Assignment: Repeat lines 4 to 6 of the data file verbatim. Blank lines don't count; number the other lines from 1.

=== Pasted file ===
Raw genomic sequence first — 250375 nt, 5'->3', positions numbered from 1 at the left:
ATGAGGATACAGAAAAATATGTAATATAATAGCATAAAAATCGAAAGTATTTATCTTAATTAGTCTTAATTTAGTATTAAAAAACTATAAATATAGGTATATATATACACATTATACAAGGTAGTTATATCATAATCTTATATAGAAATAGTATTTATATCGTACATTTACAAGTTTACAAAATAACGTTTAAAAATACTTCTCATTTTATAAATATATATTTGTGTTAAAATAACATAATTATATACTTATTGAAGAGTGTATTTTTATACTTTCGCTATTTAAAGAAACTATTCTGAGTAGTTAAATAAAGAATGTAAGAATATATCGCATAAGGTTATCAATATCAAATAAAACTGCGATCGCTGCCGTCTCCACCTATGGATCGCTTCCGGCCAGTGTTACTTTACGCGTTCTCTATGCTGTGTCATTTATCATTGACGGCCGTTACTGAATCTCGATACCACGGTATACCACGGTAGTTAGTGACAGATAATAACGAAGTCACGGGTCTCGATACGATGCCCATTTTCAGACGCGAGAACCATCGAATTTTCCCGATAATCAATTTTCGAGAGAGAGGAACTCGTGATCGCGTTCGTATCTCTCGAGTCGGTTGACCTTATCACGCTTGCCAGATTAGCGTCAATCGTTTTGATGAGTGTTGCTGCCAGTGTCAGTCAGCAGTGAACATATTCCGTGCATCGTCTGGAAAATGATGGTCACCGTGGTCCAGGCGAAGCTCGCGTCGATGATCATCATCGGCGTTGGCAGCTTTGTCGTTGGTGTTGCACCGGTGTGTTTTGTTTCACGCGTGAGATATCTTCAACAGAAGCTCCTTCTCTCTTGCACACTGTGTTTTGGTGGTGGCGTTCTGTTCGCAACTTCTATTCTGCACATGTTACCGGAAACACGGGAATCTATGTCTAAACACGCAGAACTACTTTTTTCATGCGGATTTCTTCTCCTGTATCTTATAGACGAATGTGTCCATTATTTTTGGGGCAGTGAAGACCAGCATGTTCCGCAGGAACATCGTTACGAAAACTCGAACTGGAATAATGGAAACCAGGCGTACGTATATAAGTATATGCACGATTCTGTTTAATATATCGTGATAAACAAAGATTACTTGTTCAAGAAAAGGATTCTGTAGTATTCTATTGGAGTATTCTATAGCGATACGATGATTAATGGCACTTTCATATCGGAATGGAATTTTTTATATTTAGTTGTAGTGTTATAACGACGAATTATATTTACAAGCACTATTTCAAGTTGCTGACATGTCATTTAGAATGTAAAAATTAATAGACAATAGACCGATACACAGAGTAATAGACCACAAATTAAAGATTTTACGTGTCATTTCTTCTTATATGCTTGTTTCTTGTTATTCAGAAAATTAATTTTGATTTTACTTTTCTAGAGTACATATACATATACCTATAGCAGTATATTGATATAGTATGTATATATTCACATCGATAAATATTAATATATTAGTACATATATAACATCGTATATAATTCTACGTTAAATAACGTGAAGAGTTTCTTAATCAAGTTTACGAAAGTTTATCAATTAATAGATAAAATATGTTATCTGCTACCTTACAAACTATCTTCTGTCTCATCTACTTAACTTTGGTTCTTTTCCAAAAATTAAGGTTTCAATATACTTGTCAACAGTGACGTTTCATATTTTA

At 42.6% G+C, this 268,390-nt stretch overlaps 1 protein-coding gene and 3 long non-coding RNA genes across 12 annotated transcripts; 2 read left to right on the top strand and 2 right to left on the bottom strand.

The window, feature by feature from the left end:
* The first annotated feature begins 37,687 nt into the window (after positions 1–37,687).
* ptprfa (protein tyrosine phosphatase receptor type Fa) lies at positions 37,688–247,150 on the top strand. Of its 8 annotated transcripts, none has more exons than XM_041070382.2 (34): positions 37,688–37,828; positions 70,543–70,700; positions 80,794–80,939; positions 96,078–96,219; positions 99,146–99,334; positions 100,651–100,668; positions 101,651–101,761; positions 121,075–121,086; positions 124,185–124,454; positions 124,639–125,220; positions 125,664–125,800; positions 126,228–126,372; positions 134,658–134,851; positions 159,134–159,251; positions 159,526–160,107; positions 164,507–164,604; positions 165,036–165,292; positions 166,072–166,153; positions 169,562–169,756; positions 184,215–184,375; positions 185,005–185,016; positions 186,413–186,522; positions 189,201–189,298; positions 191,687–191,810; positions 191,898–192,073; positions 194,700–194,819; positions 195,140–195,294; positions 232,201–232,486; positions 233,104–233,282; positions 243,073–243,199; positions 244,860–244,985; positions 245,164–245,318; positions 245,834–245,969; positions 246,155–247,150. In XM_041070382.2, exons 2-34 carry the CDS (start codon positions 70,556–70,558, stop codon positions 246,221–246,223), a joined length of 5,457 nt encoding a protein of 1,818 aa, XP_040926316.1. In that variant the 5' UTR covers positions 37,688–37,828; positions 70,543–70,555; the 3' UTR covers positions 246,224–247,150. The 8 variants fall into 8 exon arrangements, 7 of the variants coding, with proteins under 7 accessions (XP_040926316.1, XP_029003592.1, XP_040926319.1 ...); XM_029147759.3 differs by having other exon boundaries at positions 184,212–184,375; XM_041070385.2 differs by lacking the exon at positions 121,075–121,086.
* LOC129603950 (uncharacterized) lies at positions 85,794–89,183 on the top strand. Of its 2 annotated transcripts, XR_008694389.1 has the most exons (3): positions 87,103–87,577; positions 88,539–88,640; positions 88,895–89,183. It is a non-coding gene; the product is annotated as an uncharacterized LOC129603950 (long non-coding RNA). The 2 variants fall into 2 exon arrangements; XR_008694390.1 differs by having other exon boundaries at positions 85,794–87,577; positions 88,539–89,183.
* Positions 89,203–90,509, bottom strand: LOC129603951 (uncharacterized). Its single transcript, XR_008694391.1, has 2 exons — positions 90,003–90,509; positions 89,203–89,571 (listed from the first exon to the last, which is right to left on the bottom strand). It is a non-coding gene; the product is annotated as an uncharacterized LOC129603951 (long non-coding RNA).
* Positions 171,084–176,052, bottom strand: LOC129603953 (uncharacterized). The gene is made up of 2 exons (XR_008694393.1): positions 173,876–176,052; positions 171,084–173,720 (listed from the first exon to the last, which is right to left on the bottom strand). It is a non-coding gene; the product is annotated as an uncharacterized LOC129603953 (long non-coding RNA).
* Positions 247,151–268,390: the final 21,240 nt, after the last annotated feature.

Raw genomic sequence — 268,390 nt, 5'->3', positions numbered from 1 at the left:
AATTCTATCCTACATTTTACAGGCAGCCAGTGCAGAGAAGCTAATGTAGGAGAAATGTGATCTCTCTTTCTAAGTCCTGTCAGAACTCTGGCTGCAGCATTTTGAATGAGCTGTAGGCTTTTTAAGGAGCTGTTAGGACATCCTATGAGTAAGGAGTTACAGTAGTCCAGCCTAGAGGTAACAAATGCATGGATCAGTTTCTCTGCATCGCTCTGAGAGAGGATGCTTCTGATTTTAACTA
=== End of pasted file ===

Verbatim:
The window, feature by feature from the left end:
* The first annotated feature begins 37,687 nt into the window (after positions 1–37,687).
* ptprfa (protein tyrosine phosphatase receptor type Fa) lies at positions 37,688–247,150 on the top strand. Of its 8 annotated transcripts, none has more exons than XM_041070382.2 (34): positions 37,688–37,828; positions 70,543–70,700; positions 80,794–80,939; positions 96,078–96,219; positions 99,146–99,334; positions 100,651–100,668; positions 101,651–101,761; positions 121,075–121,086; positions 124,185–124,454; positions 124,639–125,220; positions 125,664–125,800; positions 126,228–126,372; positions 134,658–134,851; positions 159,134–159,251; positions 159,526–160,107; positions 164,507–164,604; positions 165,036–165,292; positions 166,072–166,153; positions 169,562–169,756; positions 184,215–184,375; positions 185,005–185,016; positions 186,413–186,522; positions 189,201–189,298; positions 191,687–191,810; positions 191,898–192,073; positions 194,700–194,819; positions 195,140–195,294; positions 232,201–232,486; positions 233,104–233,282; positions 243,073–243,199; positions 244,860–244,985; positions 245,164–245,318; positions 245,834–245,969; positions 246,155–247,150. In XM_041070382.2, exons 2-34 carry the CDS (start codon positions 70,556–70,558, stop codon positions 246,221–246,223), a joined length of 5,457 nt encoding a protein of 1,818 aa, XP_040926316.1. In that variant the 5' UTR covers positions 37,688–37,828; positions 70,543–70,555; the 3' UTR covers positions 246,224–247,150. The 8 variants fall into 8 exon arrangements, 7 of the variants coding, with proteins under 7 accessions (XP_040926316.1, XP_029003592.1, XP_040926319.1 ...); XM_029147759.3 differs by having other exon boundaries at positions 184,212–184,375; XM_041070385.2 differs by lacking the exon at positions 121,075–121,086.